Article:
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From Mark Phippard <markp...@gmail.com>
Subject Re: Changeset Signing
Date Mon, 03 Aug 2015 19:58:25 GMT
That link should be:

http://svn.apache.org/repos/asf/subversion/trunk/notes/changeset-signing.txt

And you should presumably be working off trunk as well.

Mark



On Mon, Aug 3, 2015 at 3:56 PM, Ruchir Arya <ruchirarya@gmail.com> wrote:

> Hi Brane,
>
> Since last few days i am going through the document to implement changeset
> signing. The link is given below:
>
> http://svn.apache.org/repos/asf/subversion/branches/master-passphrase/notes/changeset-signing.txt
> In this document, i don't understand what is the meaning of the statement
> given below.
> "the client could silently retry the txn-commit if HEAD changed from the
> time when the commit txn was created."
> How can a client silently retry the transaction-commit or zombie
> transaction? Which command can be used to do that?
> Additionally, can changeset signing be applied to SVN the way it has been
> proposed in this document?
>
> Thanks,
> -Ruchir Arya
>
> On Monday, June 8, 2015 at 4:11:27 AM UTC-4, Branko ─îibej wrote:
>>
>> On 08.06.2015 04:19, Ruchir Arya wrote:
>> > Hello everybody,
>> >
>> > I am new to SVN development. I have a question. Why is there no
>> > implementation of changeset signing in subversion? Suppose if the
>> > root/admin (who maintains repository) is not trustworthy,
>>
>> If your server administrator is not trustworthy, then no amount of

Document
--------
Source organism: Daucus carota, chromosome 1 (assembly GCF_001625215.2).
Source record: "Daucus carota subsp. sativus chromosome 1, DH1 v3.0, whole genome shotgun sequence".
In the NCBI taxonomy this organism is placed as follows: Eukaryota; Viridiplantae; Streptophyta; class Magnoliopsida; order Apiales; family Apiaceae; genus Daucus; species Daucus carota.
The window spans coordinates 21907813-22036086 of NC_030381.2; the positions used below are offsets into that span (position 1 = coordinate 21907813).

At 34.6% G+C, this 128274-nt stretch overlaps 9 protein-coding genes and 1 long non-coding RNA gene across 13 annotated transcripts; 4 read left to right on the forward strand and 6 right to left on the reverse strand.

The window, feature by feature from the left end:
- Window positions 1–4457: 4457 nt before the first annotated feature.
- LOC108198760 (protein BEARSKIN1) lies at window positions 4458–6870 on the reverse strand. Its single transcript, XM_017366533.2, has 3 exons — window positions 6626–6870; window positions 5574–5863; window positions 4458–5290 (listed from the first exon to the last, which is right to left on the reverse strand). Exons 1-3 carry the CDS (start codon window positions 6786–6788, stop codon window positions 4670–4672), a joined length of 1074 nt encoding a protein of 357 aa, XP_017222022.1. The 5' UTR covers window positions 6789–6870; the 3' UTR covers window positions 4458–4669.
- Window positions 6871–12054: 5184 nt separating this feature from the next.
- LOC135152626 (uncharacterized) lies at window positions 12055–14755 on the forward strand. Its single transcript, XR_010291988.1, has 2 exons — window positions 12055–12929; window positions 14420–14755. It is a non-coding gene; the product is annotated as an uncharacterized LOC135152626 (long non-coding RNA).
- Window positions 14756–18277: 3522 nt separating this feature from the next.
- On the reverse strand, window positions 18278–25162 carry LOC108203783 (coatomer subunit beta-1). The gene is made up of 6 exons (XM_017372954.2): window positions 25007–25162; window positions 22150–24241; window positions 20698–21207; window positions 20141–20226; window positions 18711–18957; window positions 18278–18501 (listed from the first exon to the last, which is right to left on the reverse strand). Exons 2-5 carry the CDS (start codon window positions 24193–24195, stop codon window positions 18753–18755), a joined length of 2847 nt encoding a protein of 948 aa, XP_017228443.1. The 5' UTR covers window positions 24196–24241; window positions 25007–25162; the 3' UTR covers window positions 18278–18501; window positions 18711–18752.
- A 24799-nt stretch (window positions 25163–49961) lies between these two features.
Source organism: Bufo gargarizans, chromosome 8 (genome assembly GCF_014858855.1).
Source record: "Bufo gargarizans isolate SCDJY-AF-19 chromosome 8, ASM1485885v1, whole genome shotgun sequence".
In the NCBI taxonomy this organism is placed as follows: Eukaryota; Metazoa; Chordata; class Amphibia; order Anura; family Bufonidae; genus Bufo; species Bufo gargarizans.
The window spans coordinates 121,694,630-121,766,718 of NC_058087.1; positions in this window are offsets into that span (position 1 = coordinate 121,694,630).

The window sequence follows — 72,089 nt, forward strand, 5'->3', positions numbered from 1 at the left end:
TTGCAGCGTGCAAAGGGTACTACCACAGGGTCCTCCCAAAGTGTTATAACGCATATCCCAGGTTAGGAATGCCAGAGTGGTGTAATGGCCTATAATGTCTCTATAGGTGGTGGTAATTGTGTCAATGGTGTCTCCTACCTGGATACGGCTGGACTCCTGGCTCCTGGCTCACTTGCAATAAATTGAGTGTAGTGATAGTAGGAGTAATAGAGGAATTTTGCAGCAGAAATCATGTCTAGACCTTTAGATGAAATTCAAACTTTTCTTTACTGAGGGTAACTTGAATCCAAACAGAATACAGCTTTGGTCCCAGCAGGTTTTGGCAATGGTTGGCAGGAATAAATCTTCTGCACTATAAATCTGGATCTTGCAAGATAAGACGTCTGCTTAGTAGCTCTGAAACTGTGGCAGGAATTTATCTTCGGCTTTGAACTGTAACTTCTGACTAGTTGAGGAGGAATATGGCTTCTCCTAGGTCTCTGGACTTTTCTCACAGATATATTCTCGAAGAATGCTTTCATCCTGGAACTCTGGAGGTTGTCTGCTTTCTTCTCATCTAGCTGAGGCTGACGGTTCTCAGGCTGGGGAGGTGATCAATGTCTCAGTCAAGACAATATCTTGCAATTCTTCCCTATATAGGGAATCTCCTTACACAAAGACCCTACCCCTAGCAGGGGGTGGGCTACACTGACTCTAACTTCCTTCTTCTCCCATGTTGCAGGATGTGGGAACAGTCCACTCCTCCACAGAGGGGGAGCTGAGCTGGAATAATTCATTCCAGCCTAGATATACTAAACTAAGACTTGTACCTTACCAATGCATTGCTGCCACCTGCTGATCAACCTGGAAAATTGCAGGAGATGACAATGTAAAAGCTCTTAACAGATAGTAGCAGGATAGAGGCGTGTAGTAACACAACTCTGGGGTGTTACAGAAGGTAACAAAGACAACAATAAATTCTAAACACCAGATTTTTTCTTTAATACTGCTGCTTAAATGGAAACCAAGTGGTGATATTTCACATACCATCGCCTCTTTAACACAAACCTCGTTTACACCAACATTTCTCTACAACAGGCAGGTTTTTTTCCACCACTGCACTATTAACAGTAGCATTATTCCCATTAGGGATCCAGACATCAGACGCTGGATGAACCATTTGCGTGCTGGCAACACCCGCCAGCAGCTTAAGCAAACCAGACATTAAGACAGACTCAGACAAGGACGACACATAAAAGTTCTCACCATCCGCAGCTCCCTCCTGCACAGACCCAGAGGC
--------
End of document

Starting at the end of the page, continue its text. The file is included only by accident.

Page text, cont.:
>> signing is going to help. Anyone with direct access to the repository
>> storage (which a server admin will have) can modify revision contents
>> even if they're signed; no cryptographic signature is proof against
>> attack.
>>
>> > then there is a problem. Is there any future possibility to implement
>> > digital signing of changeset to achieve integrity and non repudiation?
>> > My focus is to implement some of the security related features in svn.
>>
>> Subversion's repository backend already goes a good way towards ensuring
>> integrity: the client provides cryptographic hashes of all committed
>> data and the server checks them before committing, and the reverse
>> happens during checkout/update. The server also stores hashes for
>> certain metadata (although not all; there's room for improvement here).
>>
>> Non-repudiation is a lot harder to achieve because it's not enough to
>> control the server, you also have to prove that every client making
>> commits is free from malicious software that could be inserting
>> backdoors at the source of the commit.
>>
>> -- Brane
>>
>>


-- 
Thanks

Mark Phippard
http://markphip.blogspot.com/

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